The signals in the picture approximate what you’d see if you put a 3 channel scope on the 3 outputs of the Sound Detector, where the audio output is indeed DC-coupled, similar to our Electret Mic Breakout. With the DC bias, it’s easier to interface with a microcontroller.
But that’s not the signal that’s fed to the input of the rectifier - it’s AC-coupled via C4, removing the Vcc/2 offset. The 0 in the pseudocode is correct – correct for the canonical output of the rectifier – which feeds the lowpass filter of R8/C1. This lowpass obscures some of the detail in the peak-tracking behavior of the rectifier, but results in a better behaved signal at the input to the Schmitt trigger.
Ah, thanks Byron! The algebra in the signal names escaped my notice and I completely missed C4 coupling the output of stage 1 to the input of stage 2.
Is R9 just acting as a way for C1 to discharge through? If so, then I take it that by increasing the resistance one could have the envelope tracked more closely?
Yes, R9 bleeds the cap back to ground. If you want it to discharge more quickly, reduce either the resistor or the cap.
If you want to play around with the sim, there are LT Spice files in the GitHub repo. “Sound_detector-wav.asc” allows you to use a .wav file as simulated input.
Thanks, Byron! For anyone reading this in the future, I replaced R7 with a 3.3K instead of 33K and replaced the 100K R8 with a straight jumper and the circuit seems to work perfectly at 5V, in both bar and dot modes. It works equally well at 9V (since I’m using a less sensitive opamp). With 9V, the input signal has a bit more range, so I adjusted R7 and R9 so the reference high voltage wouldn’t only be 3.4V. I figured it’d be nice to be able to change the sensitivity based on how loud the environment is, so I then replaced the 2.2K R9 with a 1.5K resistor, and the 3.3K R7 with a 5K POT. This lets the high voltage range from about 1.25V up to 5.4V, while keeping the LED current between 9-11mA. Seems to work well with a range of volumes.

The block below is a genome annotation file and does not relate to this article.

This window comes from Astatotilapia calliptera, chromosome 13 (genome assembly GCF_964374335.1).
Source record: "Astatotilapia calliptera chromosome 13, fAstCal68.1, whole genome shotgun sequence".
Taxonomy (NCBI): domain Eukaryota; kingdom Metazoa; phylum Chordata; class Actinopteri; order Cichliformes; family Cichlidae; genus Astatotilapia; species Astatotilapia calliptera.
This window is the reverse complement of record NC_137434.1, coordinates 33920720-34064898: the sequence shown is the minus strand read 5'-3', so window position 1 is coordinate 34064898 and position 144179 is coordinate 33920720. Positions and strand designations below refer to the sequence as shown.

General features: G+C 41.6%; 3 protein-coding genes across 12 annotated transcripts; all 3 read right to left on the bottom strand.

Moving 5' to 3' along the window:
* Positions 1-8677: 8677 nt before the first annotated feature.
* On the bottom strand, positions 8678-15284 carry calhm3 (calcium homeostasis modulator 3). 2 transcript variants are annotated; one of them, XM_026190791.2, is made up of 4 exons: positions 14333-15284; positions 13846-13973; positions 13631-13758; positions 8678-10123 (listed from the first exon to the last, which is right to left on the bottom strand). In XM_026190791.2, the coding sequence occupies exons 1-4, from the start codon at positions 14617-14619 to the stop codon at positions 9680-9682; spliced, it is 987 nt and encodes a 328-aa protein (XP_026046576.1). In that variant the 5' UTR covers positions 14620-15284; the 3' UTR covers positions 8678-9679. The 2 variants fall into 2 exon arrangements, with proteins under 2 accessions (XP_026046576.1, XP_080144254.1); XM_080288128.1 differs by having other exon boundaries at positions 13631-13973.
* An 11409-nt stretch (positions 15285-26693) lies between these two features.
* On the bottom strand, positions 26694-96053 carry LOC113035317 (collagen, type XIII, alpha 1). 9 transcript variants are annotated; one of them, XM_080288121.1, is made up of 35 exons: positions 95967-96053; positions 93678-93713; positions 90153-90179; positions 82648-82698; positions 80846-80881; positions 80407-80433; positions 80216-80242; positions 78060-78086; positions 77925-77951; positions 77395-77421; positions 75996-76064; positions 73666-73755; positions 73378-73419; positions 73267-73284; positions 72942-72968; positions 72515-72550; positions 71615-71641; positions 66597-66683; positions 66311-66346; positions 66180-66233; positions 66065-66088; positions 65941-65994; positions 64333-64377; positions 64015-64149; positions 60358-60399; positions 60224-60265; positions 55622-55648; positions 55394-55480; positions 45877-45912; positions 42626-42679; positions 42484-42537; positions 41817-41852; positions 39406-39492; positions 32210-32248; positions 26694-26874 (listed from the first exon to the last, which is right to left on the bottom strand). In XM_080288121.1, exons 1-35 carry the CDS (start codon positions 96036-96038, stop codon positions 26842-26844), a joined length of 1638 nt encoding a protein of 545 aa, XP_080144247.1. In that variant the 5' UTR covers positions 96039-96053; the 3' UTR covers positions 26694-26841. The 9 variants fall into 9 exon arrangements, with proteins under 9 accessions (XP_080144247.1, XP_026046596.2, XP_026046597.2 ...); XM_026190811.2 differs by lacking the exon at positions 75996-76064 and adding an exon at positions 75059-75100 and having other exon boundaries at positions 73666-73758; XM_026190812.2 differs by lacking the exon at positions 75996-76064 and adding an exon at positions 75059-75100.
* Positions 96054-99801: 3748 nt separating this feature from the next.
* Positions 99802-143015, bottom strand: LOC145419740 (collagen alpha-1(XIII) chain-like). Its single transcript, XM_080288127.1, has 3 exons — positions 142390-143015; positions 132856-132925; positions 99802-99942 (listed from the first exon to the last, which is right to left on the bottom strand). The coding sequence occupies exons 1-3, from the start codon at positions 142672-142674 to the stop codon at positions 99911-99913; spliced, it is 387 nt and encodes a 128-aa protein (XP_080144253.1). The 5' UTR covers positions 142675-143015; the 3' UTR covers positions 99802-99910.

At this point, you’re in deeper than I am - that project was pretty hastily tossed together. Your theory seems correct, for the most part.
It could be that I miscopied resistor values (33K for 3.3k?), and compensated with an additional resistor.
So with 33K, I overshoot on Vref - we can’t reach 20V on a 13V supply, so it’s probably nearer 13V, but still really high in comparison to the Sound Detector output.
The trick comes in that 100K - The Rhi pin isn’t HiZ, but rather the top end of the internal resistor ladder for the comparator chain. Page 17 of the LM3916 datasheet indicates the chain adds up to 10K. So it looks like I really overshot on the reference voltage (by about a factor of 10), then put a 100K resistor at the top of the ladder to scale it back down (by a factor of about 0.1).
Maybe if I hadn’t botched the Vout, it would have been happier on a lower supply…I’ll leave that exercise for the reader.